Redundancy is always a maintenance issue. If you have to change redundant code, you have to do it in multiple places. If you have to extend redundant code, you have to do it in multiple places. When you have to test redundant code, you have to modify tests in multiple places.
You get the idea.
Have you ever heard of Shalloway’s Law? Al Shalloway is a brilliant thought leader, the CEO of Net Objectives, and a good friend. He was trained as a mathematician at MIT and likes to poke fun at himself so he has what he calls Shalloway’s Law—I actually own a t-shirt that has Shalloway’s Law written on it.
Shalloway’s Law says that “When n things need to change and n is greater than one, Shalloway will find at most n-1 of these things.”
In other words, like the rest of us, he’s fallible, and when there’s more than one thing that needs to change in a computer system, it’s easy to miss at least one of them.
As a result, he came up with what he calls Shalloway’s Principle, which states: “Avoid situations where Shalloway’s Law applies.”
This is good advice. Build code that’s maintainable by minimizing the impact of what needs to change when business rules change.
This relates to the Open-Closed Principle, which states that software entities, such as classes and methods, should be open for extension but closed for modification. In other words, I want to limit the code in my system that needs to be changed as I extend the system. I want to build systems in such a way that whenever I extend it I’m having a minimum impact on existing code even if that means I have to write a lot more new code to compensate for or accommodate this new requirement.
Developers don’t mind writing new code. They actually like it. It’s what we do. What developers don’t like is changing existing code, especially if someone else wrote it.
First of all, you have to understand it and invariably when someone else writes software they do it differently than the way we would. We then have to sort of get into their minds because there are currently very few standards and practices in our industry. I do hope and pray that it will change soon. But as of now, and in the foreseeable future, we’ll be dealing with a lot of poorly written and difficult to work with legacy code.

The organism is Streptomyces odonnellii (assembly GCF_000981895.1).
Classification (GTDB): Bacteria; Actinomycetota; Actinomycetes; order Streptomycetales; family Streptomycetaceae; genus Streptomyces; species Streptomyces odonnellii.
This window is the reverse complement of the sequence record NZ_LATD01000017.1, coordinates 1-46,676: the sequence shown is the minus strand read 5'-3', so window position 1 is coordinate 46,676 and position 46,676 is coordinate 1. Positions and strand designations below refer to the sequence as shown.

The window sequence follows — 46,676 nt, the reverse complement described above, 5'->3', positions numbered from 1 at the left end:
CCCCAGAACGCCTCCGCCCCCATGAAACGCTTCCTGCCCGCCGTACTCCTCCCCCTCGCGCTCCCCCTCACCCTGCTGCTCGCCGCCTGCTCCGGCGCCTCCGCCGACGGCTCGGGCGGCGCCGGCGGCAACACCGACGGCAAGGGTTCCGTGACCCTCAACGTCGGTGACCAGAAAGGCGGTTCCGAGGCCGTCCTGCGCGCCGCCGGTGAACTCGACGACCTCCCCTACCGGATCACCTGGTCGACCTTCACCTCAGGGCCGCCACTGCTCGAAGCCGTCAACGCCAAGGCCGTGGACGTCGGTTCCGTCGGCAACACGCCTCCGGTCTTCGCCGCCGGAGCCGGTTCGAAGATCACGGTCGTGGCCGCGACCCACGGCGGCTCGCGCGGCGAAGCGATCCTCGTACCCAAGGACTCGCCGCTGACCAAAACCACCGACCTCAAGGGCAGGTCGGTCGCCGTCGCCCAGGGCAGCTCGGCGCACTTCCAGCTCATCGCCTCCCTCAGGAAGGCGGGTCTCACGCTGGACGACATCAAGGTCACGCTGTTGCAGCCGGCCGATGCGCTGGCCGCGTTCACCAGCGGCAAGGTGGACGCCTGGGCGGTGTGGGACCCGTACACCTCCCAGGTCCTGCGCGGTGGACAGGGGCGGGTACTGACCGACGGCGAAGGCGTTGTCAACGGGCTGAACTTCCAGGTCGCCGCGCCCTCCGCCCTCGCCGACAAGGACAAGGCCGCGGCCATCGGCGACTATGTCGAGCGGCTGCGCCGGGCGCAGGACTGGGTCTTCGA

I do have faith that we’ll slowly dig ourselves out and start building software that’s more in alignment with those principles because this, I believe, is the guiding light in software development. We developers should focus on finding ways to support the Open-Closed Principle by building software that can be extended rather than changed to accommodate more features. We do this by centralizing business rules, centralizing instantiation by taking common routines and putting them in a shared place so they can be used by multiple callers rather than having each caller have its own implementation.
How much software in production today would you say is redundant?
Even within a single operating system, I propose that if we pay attention to collapsing redundancy we can reduce the executable footprint by at least 50%. That’s my guess. I have no facts to back that up, but I do have a lot of anecdotal evidence to suggest that we developers reinvent the wheel over and over but with subtle and sometimes not so subtle differences.
Sometimes I don’t see the redundancy in my code but I find myself writing a redundant test and realize that my code is redundant as well. There are lots of techniques for finding redundancy and eliminating it in code, and I’ve written about this here and in my book Beyond Legacy Code: Nine Practices to Extend the Life (and Value) of Your Software.
The bottom line is: the less redundancy in a system, the more straightforward and cost-effective testing and maintenance becomes.